Local activists speak out about mass shooting in Buffalo

Local activists speak out after the horrific mass shooting in Buffalo New York, which is being investigated as a hate crime. News4Jax reporter Marilyn Parker spoke with civil rights activists– one of whom is a survivor of white supremacy – who say it's important for everyone to see who this person is, no matter how uncomfortable it may be.

Local activists are speaking out after the horrific mass shooting in Buffalo, New York.

It’s being investigated as a hate crime.

After speaking with civil rights activists — one of whom is a survivor of white supremacy — they say it’s important for everyone to see who this person is, no matter how uncomfortable it may be.

Payton Gendron, 18, laid out his plan in an alleged 180-page document.

Reports say in the document he calls himself a fascist and white supremacist.

He chose the city closest to him that had the most black people.

He wanted to kill as many black people as he could.

Saturday, he drove three hours to a grocery store in Buffalo, and allegedly shot and killed 10 people, and injured three.

Of the 13 people shot, 11 were black.

Civil rights activist Rodney Hurst said he experienced the violence of white supremacy as teen while trying to integrate lunch counters during the civil rights movement – and said he’s never surprised by racially motivated violence in this country.

“Guns in the hands of racist white folk, here, black folk,” Hurst said. “And that has happened since the founding of this country.”

In the document written by the alleged gunman, he mentions the “Great Replacement Theory.”

“I don’t see any difference between that theory and the theory that the Klan had, when they were terrorizing black people,” said Michael Sampson, executive director of the Jacksonville Community Action Committe. “It’s this belief that if people are free, they will take over.”

The Anti-Defamation League is a group aiming to stop the defamation of Jewish people and to secure justice for all, says the theory was adopted and promoted by white supremacists who want to “secure the existence of their (our) people and a future for white children.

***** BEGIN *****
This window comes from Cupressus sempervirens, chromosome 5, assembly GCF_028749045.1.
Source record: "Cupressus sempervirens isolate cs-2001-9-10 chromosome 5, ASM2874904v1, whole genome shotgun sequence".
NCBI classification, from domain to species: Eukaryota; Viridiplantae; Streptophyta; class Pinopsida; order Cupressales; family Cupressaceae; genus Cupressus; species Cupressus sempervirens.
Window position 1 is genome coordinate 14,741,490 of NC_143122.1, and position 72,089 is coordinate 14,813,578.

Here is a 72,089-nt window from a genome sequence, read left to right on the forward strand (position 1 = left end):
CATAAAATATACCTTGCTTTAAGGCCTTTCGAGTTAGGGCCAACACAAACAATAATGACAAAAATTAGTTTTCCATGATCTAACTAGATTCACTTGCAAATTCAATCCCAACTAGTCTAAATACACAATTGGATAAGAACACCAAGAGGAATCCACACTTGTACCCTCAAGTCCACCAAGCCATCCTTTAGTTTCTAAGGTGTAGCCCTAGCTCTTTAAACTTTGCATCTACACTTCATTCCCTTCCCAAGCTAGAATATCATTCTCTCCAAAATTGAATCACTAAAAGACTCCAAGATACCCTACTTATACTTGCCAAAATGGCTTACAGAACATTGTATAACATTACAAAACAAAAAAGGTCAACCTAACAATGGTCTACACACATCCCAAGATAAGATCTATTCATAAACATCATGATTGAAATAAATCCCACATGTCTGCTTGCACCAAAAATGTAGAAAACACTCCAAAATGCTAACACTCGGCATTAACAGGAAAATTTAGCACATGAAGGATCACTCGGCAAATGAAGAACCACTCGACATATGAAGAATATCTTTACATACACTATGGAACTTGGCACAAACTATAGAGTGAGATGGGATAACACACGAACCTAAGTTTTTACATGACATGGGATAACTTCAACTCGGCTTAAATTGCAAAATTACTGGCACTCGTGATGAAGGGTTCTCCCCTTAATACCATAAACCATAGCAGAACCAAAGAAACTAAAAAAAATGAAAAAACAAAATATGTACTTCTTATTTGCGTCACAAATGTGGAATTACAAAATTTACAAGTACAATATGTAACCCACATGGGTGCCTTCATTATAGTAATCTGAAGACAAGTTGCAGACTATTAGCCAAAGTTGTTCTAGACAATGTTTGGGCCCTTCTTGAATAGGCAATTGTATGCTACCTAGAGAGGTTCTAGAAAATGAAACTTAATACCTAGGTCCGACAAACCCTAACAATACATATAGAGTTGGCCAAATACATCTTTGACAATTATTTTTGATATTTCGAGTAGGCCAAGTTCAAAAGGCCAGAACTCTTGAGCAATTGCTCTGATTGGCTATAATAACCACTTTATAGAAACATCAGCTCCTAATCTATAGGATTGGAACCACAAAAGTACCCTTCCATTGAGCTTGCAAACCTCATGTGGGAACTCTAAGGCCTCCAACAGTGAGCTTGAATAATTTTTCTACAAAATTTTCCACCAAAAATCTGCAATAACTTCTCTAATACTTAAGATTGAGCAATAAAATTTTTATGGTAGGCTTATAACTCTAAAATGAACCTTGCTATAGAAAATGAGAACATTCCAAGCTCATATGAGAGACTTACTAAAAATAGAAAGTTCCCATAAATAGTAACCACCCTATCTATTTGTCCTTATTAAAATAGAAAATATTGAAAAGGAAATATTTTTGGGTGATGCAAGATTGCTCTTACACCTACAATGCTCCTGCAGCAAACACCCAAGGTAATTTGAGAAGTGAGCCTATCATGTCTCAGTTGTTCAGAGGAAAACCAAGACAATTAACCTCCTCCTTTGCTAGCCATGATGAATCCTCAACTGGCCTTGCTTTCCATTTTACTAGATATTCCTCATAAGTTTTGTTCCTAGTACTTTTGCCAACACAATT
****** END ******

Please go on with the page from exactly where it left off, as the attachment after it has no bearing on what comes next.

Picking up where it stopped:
Hurst says he believes the theory is embedded in the minds of racist white people.

“There will be those who will either say that he needs some mental health,” Hurst said. “Well, racism is a sickness. And a lot of white folk in this country are infected with that racism. And they don’t want it any other way. So when you ask, ‘where do we how do we go forward?’ We’re going to continue to do the same things in this country. As long as racism is beneficial to white folk.”

USA Today reports that the gunman threatened an attack at his high school last year, which resulted in a mental health evaluation.

The results of the evaluation are unknown.

Sampson said this shooting could’ve been here and the gunman was on a mission.

“I can only imagine, you know, him going up to a black supermarket like off like Harvey’s off of Moncrief for a lot of black people,” Sampson said. “And just, like just targeting people at will, you know, having the N-word in his rifle.”

In Gendron’s 180-page document, there are also references to other mass shootings and targeted attacks.

Sampson says the connections are clear.

“So these folks like Dylann Roof, like this shooter in Buffalo, they are essentially the foot soldiers of this ideology,” he said. “And they’re not waiting for the politics of passing laws to be what you know, pushes this narrative. They’re taking the taking the gun into their own hands to try to push an outcome.”


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